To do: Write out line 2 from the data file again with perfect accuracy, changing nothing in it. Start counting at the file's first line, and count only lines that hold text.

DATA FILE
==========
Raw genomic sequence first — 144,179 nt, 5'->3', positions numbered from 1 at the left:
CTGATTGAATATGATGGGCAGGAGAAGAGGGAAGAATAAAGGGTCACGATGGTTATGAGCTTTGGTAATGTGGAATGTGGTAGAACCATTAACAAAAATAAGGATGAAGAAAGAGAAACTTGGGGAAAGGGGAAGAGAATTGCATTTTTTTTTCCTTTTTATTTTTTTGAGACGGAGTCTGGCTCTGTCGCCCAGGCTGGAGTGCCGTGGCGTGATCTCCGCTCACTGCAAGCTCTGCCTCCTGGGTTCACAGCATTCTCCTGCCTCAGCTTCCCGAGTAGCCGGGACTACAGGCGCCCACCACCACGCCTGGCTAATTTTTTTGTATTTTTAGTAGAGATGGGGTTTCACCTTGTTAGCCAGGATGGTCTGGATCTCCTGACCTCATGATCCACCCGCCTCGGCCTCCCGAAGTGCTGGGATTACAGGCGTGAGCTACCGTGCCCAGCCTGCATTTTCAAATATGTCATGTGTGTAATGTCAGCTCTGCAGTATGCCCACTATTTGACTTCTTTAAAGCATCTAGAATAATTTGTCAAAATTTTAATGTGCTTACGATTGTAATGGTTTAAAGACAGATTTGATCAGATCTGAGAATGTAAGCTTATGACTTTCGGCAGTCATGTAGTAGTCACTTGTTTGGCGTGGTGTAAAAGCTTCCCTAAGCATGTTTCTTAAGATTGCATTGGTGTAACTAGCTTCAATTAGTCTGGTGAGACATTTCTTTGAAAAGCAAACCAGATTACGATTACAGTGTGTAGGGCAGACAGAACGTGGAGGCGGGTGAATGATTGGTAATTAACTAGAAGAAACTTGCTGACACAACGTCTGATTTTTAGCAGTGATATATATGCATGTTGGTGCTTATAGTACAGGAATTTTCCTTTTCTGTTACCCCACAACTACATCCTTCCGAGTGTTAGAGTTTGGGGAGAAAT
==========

CTGATTGAATATGATGGGCAGGAGAAGAGGGAAGAATAAAGGGTCACGATGGTTATGAGCTTTGGTAATGTGGAATGTGGTAGAACCATTAACAAAAATAAGGATGAAGAAAGAGAAACTTGGGGAAAGGGGAAGAGAATTGCATTTTTTTTTCCTTTTTATTTTTTTGAGACGGAGTCTGGCTCTGTCGCCCAGGCTGGAGTGCCGTGGCGTGATCTCCGCTCACTGCAAGCTCTGCCTCCTGGGTTCACAGCATTCTCCTGCCTCAGCTTCCCGAGTAGCCGGGACTACAGGCGCCCACCACCACGCCTGGCTAATTTTTTTGTATTTTTAGTAGAGATGGGGTTTCACCTTGTTAGCCAGGATGGTCTGGATCTCCTGACCTCATGATCCACCCGCCTCGGCCTCCCGAAGTGCTGGGATTACAGGCGTGAGCTACCGTGCCCAGCCTGCATTTTCAAATATGTCATGTGTGTAATGTCAGCTCTGCAGTATGCCCACTATTTGACTTCTTTAAAGCATCTAGAATAATTTGTCAAAATTTTAATGTGCTTACGATTGTAATGGTTTAAAGACAGATTTGATCAGATCTGAGAATGTAAGCTTATGACTTTCGGCAGTCATGTAGTAGTCACTTGTTTGGCGTGGTGTAAAAGCTTCCCTAAGCATGTTTCTTAAGATTGCATTGGTGTAACTAGCTTCAATTAGTCTGGTGAGACATTTCTTTGAAAAGCAAACCAGATTACGATTACAGTGTGTAGGGCAGACAGAACGTGGAGGCGGGTGAATGATTGGTAATTAACTAGAAGAAACTTGCTGACACAACGTCTGATTTTTAGCAGTGATATATATGCATGTTGGTGCTTATAGTACAGGAATTTTCCTTTTCTGTTACCCCACAACTACATCCTTCCGAGTGTTAGAGTTTGGGGAGAAAT